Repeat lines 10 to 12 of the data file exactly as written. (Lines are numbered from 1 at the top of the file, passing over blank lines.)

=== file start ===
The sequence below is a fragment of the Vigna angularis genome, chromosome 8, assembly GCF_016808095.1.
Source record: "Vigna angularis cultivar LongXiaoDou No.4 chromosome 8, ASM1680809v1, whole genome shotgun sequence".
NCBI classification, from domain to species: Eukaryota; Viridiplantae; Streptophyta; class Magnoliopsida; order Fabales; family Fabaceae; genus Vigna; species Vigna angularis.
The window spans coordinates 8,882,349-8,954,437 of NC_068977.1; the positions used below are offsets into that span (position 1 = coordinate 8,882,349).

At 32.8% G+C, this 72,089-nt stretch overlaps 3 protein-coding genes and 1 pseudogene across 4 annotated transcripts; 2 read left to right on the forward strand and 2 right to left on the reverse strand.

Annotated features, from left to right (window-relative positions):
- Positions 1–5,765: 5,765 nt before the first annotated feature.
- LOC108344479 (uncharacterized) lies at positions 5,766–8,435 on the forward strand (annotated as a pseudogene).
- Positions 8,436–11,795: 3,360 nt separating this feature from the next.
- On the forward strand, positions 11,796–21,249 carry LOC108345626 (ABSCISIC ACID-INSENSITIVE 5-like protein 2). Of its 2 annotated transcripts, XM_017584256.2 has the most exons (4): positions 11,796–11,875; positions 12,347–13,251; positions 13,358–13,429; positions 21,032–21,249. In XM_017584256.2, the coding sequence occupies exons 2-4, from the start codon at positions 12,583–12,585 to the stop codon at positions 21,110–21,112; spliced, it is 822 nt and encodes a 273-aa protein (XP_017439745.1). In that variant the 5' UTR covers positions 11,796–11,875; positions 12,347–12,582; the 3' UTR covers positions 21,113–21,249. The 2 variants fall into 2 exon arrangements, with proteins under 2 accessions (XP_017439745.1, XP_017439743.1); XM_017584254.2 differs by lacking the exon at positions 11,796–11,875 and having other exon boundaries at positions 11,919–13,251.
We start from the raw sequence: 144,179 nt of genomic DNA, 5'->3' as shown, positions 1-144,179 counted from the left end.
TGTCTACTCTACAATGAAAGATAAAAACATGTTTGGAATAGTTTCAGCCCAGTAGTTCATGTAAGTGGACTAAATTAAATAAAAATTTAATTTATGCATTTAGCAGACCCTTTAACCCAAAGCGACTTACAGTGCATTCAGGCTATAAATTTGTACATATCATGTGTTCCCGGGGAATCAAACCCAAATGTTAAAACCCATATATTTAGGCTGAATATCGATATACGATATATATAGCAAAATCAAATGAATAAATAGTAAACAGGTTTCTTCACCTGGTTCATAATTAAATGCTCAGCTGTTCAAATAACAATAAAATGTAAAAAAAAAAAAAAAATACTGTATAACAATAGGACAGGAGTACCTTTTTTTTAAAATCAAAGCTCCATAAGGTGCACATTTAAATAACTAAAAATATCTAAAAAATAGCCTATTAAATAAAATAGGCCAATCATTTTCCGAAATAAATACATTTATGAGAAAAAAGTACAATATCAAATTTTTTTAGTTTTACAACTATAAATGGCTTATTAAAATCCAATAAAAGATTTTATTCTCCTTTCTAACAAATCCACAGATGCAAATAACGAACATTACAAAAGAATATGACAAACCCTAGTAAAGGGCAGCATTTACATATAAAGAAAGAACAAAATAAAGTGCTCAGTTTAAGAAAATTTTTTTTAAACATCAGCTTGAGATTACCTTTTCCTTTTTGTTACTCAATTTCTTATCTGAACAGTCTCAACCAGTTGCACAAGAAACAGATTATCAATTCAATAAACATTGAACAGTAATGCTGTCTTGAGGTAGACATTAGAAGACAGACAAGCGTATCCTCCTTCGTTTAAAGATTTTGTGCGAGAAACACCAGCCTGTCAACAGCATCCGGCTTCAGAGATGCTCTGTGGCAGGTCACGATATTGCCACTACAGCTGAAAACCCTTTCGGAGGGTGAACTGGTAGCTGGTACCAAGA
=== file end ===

- On the forward strand, positions 11,796–21,249 carry LOC108345626 (ABSCISIC ACID-INSENSITIVE 5-like protein 2). Of its 2 annotated transcripts, XM_017584256.2 has the most exons (4): positions 11,796–11,875; positions 12,347–13,251; positions 13,358–13,429; positions 21,032–21,249. In XM_017584256.2, the coding sequence occupies exons 2-4, from the start codon at positions 12,583–12,585 to the stop codon at positions 21,110–21,112; spliced, it is 822 nt and encodes a 273-aa protein (XP_017439745.1). In that variant the 5' UTR covers positions 11,796–11,875; positions 12,347–12,582; the 3' UTR covers positions 21,113–21,249. The 2 variants fall into 2 exon arrangements, with proteins under 2 accessions (XP_017439745.1, XP_017439743.1); XM_017584254.2 differs by lacking the exon at positions 11,796–11,875 and having other exon boundaries at positions 11,919–13,251.
We start from the raw sequence: 144,179 nt of genomic DNA, 5'->3' as shown, positions 1-144,179 counted from the left end.
TGTCTACTCTACAATGAAAGATAAAAACATGTTTGGAATAGTTTCAGCCCAGTAGTTCATGTAAGTGGACTAAATTAAATAAAAATTTAATTTATGCATTTAGCAGACCCTTTAACCCAAAGCGACTTACAGTGCATTCAGGCTATAAATTTGTACATATCATGTGTTCCCGGGGAATCAAACCCAAATGTTAAAACCCATATATTTAGGCTGAATATCGATATACGATATATATAGCAAAATCAAATGAATAAATAGTAAACAGGTTTCTTCACCTGGTTCATAATTAAATGCTCAGCTGTTCAAATAACAATAAAATGTAAAAAAAAAAAAAAAATACTGTATAACAATAGGACAGGAGTACCTTTTTTTTAAAATCAAAGCTCCATAAGGTGCACATTTAAATAACTAAAAATATCTAAAAAATAGCCTATTAAATAAAATAGGCCAATCATTTTCCGAAATAAATACATTTATGAGAAAAAAGTACAATATCAAATTTTTTTAGTTTTACAACTATAAATGGCTTATTAAAATCCAATAAAAGATTTTATTCTCCTTTCTAACAAATCCACAGATGCAAATAACGAACATTACAAAAGAATATGACAAACCCTAGTAAAGGGCAGCATTTACATATAAAGAAAGAACAAAATAAAGTGCTCAGTTTAAGAAAATTTTTTTTAAACATCAGCTTGAGATTACCTTTTCCTTTTTGTTACTCAATTTCTTATCTGAACAGTCTCAACCAGTTGCACAAGAAACAGATTATCAATTCAATAAACATTGAACAGTAATGCTGTCTTGAGGTAGACATTAGAAGACAGACAAGCGTATCCTCCTTCGTTTAAAGATTTTGTGCGAGAAACACCAGCCTGTCAACAGCATCCGGCTTCAGAGATGCTCTGTGGCAGGTCACGATATTGCCACTACAGCTGAAAACCCTTTCGGAGGGTGAACTGGTAGCTGGTACCAAGA